A few weeks ago, while on my way to a relative’s birthday celebration, I drove past a one-story apartment building in Wilmington, a city bordering the Port of Los Angeles. The building was number 729 on Sanford Avenue, a grey and dusty road dotted with several auto repair shops, junkyards, and a liquor store. It is a noisy street — a route for 18-wheelers, a home to stray dogs, and the territory of the East Side gang.
It happens to be that on this street, in this building, in a one-bedroom unit, my family and I once lived for 10 years. Driving by, which must have taken a matter of seconds, had the peculiar effect of flashing those 10 years before my eyes as if they were an entire lifetime.
And living there certainly felt like a lifetime. Eight of us, sometimes nine, lived in that decrepit one-bedroom dwelling, God knows how. Driving by initially produced in me a deep desire to purchase the property purely to burn it down. But at that moment I caught a glimpse of children running after each other, and a father and mother sitting at their doorstep enjoying a moment’s rest. At that instant, I recalled all the faces I had seen there over all those years. I remembered all my relatives that had resided there and all the mishaps I’d had with my brothers and sisters.
Today, immigrants in the United States are tasked with convincing others of their humanity.
As I drove on, what came to preoccupy me most was the fate that awaits the families now living there. In the United States, where anyone can “make it big,” we each envision bright futures abundant with opportunities and maybe even riches. For many in Wilmington, however, visions of the future are more restrained; the future is at best uncertain, not by choice but because their lives are incessantly at the mercy of others. The fact of the matter is that many in Wilmington are in this country without proper documentation. They are, as some in the United States insist they be called, illegal.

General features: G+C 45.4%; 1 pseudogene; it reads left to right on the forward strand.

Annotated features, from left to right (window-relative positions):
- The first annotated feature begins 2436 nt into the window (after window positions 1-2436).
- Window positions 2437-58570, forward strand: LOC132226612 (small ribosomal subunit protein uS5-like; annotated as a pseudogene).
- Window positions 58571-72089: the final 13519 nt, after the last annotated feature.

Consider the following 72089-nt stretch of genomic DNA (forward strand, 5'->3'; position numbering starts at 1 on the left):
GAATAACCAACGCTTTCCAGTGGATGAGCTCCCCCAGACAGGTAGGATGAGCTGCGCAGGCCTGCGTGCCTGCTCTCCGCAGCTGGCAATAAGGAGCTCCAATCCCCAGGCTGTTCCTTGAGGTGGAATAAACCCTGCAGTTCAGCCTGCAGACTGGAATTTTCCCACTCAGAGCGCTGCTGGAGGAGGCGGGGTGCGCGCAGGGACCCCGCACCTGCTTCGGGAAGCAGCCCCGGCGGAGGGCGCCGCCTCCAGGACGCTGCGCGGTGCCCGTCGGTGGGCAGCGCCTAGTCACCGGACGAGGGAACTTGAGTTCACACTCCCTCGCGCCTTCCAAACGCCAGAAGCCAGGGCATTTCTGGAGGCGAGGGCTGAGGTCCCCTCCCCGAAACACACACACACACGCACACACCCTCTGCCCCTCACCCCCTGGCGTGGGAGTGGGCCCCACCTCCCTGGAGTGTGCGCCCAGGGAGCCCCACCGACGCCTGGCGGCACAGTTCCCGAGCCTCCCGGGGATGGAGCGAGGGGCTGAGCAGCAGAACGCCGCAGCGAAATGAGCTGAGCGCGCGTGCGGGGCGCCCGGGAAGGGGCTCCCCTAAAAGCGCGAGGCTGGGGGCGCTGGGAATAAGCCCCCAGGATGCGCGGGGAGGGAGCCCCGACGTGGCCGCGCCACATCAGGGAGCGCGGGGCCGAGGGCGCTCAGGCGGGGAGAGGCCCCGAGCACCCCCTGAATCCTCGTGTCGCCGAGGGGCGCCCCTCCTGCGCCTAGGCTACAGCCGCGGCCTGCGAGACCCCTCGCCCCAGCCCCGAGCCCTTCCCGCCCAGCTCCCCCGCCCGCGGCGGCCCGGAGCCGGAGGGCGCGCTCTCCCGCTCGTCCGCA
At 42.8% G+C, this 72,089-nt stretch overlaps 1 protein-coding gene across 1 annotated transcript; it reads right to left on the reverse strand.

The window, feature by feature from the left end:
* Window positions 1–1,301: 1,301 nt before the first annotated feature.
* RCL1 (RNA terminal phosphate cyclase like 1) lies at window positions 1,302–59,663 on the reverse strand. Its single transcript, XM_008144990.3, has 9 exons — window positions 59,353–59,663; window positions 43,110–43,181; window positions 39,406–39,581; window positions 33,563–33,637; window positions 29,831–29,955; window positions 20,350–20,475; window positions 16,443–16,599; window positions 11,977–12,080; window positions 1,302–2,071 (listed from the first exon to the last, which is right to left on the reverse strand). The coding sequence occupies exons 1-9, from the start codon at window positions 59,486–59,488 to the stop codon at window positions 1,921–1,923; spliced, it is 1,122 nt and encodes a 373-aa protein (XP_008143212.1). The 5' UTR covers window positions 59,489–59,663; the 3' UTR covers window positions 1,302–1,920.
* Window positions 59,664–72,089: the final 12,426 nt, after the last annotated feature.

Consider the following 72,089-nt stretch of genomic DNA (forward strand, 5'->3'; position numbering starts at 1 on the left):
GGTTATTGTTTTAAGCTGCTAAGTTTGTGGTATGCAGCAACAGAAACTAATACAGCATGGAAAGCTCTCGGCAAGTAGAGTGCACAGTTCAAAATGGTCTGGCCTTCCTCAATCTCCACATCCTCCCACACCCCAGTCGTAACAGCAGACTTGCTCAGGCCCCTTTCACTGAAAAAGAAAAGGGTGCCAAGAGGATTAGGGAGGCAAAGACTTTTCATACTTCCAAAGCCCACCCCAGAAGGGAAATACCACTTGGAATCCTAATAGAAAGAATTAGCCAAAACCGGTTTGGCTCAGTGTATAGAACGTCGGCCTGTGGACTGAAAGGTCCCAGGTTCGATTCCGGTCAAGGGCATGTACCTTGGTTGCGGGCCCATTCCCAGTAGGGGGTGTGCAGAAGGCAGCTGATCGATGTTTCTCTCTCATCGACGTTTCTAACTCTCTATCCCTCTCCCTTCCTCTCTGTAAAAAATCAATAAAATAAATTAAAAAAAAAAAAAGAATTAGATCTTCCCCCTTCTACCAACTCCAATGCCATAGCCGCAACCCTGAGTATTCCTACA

This is not a revelation; Wilmington is a site for routine raids and checkpoints. Beyond Wilmington, the number of undocumented people is a staggering 11 million. They hail from around the globe and live in similar conditions. And by “similar conditions,” I do not mean they all live in buildings ready to collapse at gravity’s beck and call; I’m instead referring to the real tragedy of having to organize every second of their lives to avoid any contact with government, a daunting task given that entire agencies are searching for them. And so the dusty grey avenue, full of junkyards and few signs of life, becomes the safest place to reside.
This, in my nonsensical desire to burn down the building, is what I had failed to grasp: that rickety buildings and decaying streets have always been home to the undocumented. Trailer parks, slums, and barrios all share one curious characteristic: their residents are invisible. When migrants are remembered, it is typically as scapegoats for something gone awry which forces us to become even more invisible. Consequently, the 11 million undocumented must live not in modernity but in a type of antique despotism, aware that the state is always ready to detain and deport them for the crime of seeking a better life.
At every street corner and at all times, we are aware of policemen who might question us without justification. Checkpoints intended to keep us safe instead produce in us a deep, anxious fear, forcing us to become all the more solitary, all the more invisible. Those insisting on our illegal existence liberally dehumanize us with their words. We are told that we are animals, rapists, and murderers.
What seems to elude thinking in this horror story is that migrants are not animals or rapists or murderers. We are human beings. Like everyone else, we have families and we have dreams, we cry and we mourn, we pray and we celebrate. These are the fundamentally human activities we risk being stripped of. The battered woman who undertakes the biblical journey thousands of miles north is told to stop dreaming at our nation’s border; children torn from their parents in detention centers and kept in cages ends the family as we know it; and all the crying, mourning, and praying will not resurrect our loved ones who, driven into deep dark despair, took their lives under ICE supervision.